John 6 contains 2 of the most popular stories in the New Testament; the feeding of 5,000 and the walking on water. I remember sitting in Sunday School listening to these stories. I was amazed. I was entertained. But what is the implication of these stories? What message do they deliver? I was not aware of these questions when I was a kid, but now I am, and therefore through this article I will try to answer these questions. The author of the gospel (let us call him the Evangelist for the purpose of this article – although I am still convinced that it is the apostle John) was probably trying to show the divinity of Jesus through this passage. Let us, therefore, analyze it. Please note that this article is intended for general audience and therefore I shall try to avoid being too technical in my analysis.
First, the setting which the Evangelist sets up is incredibly detailed. The time of the day is mentioned in verse 16 (it was evening), although it is clear that the Evangelist does not always include information about time in every account of his writing – therefore it is reasonable to assume that the information has some kind of purpose here. The Evangelist also includes some details about the situation which the disciples are in (it was dark, the sea was rough, a strong wind was blowing). I would argue here that these details do not only function as a literary strategy to support the claim of the author as an eyewitness, but they also bear a literary function to remind readers of the Exodus, in particular the crossing of the Red Sea (or Sea of Reeds). Consider the table below.
|Exodus 14||John 6|
|Darkness (v.20)||Darkness (v.17)|
|A strong wind causing water to part (v.21)||A strong wind causing rough water (v.18)|
|Following the institution of Passover (ch.12)||Passover was at hand – feeding 5,000 (v.4)|
|Closely followed by manna from heaven (ch.16)||Followed by ‘bread of life’ discourse (vv.30-35)|
If it is true that the Evangelist is trying to provide readers with this allusion, we may then ask what his purpose is. I would think that the passage itself answers this question prior to its ending in verse 21. The solution to the climax of this story is shown when the disciples take Jesus into the boat and “immediately the boat was at the land to which they were going”. The message is obvious here. If this story is an allusion to the Exodus, then it follows that the deliverance done by Jesus here is equated with the deliverance done by the LORD in Exodus. Therefore, it follows that the Evangelist is trying to show that Jesus at least bears the same power as the LORD.
Second, looking at the structure of chapter 6, it is obvious that ‘the walking on water’ is sandwiched between ‘the feeding of 5,000’ and ‘the bread of life’ discourse. I would argue that there is an intended theological message here. It seems that John intends to show the accumulation of Jesus’ miracles beginning with the feeding of 5,000, continued with walking on water, and climaxes with the expression ‘I am the bread of life’, the latter which could refer back to the feeding of 5,000 because these 2 stories presume the same audience. The claim ‘the bread of life’ then continues with, ‘If anyone eats of this bread, he will live forever’ (vv.50-51). Here I would like to point out that John 6 contains several ideas about Jesus that bear striking similarities with ideas about the LORD in the Old Testament. Jesus is pictured as the one who can give eternal life (6:51), the one from whom anyone cannot be taken away – showing sovereignty (6:37-39), the one who saves and delivers (6:21), and the one who holds power over creation (6:21). The context here certainly shows the idea of the LORD delivering Israel in the Old Testament. When seen in this light, it becomes even more obvious that the Evangelist equates Jesus with the LORD. If I could choose only two verses from the Old Testament to draw a connection to John 6 I am going to go with:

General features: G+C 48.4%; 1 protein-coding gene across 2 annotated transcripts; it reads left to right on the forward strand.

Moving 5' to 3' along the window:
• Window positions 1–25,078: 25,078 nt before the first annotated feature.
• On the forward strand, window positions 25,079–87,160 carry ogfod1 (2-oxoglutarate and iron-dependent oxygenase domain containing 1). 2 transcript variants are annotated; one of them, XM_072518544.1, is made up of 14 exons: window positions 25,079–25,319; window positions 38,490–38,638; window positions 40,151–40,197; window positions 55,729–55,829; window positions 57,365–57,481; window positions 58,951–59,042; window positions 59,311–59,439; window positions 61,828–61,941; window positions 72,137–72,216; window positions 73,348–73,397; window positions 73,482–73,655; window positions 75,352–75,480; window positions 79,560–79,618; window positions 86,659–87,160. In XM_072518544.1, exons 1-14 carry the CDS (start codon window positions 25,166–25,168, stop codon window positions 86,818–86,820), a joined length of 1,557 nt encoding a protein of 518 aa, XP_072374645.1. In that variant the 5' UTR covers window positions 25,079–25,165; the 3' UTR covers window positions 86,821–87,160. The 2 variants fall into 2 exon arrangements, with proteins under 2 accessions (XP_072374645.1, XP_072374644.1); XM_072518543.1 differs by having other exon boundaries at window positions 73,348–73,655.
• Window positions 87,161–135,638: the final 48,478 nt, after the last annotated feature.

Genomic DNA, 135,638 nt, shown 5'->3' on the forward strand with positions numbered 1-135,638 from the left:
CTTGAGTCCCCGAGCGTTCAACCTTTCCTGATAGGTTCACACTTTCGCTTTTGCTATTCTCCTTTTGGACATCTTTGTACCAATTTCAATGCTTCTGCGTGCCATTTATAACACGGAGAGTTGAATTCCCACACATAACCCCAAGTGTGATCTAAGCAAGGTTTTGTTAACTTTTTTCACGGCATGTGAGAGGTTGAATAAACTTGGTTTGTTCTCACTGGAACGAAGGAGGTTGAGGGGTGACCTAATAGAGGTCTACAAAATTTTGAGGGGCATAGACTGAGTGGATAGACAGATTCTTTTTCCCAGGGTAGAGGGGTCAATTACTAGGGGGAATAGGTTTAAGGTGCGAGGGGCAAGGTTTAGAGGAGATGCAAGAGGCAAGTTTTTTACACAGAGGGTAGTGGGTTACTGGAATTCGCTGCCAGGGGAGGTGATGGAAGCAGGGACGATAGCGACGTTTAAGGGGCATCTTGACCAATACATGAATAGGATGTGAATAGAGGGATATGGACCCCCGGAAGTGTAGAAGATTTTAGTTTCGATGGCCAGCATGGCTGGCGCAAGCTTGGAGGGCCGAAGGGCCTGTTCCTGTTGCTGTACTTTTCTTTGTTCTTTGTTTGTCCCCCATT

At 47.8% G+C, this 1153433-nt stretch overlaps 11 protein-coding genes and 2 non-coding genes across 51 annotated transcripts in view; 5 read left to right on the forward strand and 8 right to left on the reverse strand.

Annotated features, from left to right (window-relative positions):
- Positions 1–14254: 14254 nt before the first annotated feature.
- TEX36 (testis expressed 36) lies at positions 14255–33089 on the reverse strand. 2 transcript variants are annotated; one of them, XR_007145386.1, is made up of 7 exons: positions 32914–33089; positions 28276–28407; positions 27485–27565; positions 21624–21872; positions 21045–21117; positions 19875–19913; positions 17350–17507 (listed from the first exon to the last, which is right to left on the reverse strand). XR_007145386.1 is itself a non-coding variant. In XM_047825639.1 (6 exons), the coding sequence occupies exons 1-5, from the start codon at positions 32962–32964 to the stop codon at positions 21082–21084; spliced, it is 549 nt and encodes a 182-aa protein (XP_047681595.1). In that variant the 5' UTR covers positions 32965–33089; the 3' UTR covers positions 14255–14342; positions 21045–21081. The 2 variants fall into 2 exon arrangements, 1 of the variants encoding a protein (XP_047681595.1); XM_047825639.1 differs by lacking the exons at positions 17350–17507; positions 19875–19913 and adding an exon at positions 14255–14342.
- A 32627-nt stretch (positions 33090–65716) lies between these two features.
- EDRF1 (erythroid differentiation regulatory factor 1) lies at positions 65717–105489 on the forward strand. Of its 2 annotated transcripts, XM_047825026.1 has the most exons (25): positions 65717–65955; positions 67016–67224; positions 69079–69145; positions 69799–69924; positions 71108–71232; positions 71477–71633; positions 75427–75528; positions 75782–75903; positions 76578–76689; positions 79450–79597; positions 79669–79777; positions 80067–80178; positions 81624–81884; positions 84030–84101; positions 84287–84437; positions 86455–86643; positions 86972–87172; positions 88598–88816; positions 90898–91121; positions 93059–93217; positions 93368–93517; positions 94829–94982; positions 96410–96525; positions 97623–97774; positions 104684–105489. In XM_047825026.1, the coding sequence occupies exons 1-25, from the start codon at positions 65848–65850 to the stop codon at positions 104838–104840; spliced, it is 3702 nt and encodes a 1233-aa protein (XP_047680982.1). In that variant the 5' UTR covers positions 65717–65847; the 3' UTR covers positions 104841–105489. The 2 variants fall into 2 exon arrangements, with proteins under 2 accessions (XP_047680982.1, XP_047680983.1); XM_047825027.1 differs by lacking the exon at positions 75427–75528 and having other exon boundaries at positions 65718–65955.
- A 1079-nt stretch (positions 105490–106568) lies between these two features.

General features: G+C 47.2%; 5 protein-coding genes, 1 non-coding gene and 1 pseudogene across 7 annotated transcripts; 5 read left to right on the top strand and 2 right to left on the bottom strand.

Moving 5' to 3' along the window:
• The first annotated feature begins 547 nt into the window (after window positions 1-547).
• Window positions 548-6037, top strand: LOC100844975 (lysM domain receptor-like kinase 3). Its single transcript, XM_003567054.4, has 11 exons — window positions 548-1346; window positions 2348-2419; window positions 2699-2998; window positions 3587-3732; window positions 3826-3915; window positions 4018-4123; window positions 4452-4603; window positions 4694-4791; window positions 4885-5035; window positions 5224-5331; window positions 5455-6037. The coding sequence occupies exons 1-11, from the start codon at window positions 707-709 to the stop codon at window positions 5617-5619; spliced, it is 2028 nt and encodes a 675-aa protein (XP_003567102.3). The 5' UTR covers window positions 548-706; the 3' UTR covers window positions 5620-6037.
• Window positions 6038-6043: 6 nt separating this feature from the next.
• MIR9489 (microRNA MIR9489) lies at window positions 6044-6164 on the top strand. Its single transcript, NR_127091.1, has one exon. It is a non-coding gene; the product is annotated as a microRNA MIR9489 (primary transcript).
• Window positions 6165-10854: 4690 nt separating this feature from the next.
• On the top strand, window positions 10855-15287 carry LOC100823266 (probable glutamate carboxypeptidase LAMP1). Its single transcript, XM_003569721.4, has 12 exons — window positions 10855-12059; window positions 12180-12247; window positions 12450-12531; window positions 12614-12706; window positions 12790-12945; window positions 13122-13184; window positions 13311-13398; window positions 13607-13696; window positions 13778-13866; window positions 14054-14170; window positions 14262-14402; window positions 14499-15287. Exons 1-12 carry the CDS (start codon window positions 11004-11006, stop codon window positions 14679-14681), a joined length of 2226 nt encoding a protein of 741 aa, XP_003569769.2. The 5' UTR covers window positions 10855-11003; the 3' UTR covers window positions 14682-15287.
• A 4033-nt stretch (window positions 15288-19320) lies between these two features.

“See now, that I, even I, am he, and there is no god beside me; I kill and make alive; I wound and I heal; there is none that can deliver out of my hand.” and
“When you pass through the waters, I will be with you; and through the rivers, they shall not overwhelm you; when you walk through fire you shall not be burned, and the flame shall not consume you. For I am the LORD your God, the Holy One of Israel, your Savior.”
Third, Jesus’ self identification in 6:20 using the words ἐγω εἰμι (literally means ‘I am’ or ‘it is I’) is also interesting. Scholars acknowledge the special use of ἐγω εἰμι in John’s gospel. Usually this expression is taken as a normal way of saying ‘I am’ or ‘it is I’. In John’s gospel, however, the expression is said by Jesus too many times and many times it is placed in the context where the meaning is dubious. Many scholars believe that the expression ἐγω εἰμι in John’s gospel might derive from the LORD’s self identification in multiple occasions in the Old Testaments; which the Septuagint (Greek translation of the Old Testament) renders as “ἐγω εἰμι” (for example, Isaiah 41:4, Deuteronomy 32:39, etc.). Although scholars have different opinions regarding which ἐγω εἰμι are deific claims and which ones are not (Carson is one of the scholars who do not see the ἐγω εἰμι in 6:20 as a deific claim), I think it is still obvious from the context of John 6 that the Evangelist wants to highlight Jesus’ equality with the LORD.
There are more to the studies of John 6 than what I have explained so far, but, again, I am not going too much on the technical and will simply leave it here for more thoughts. There are certainly many implications that we, Christians or non-Christians, can take from this, and therefore I will let you as readers decide what you want to take from it.
Soli Deo Gloria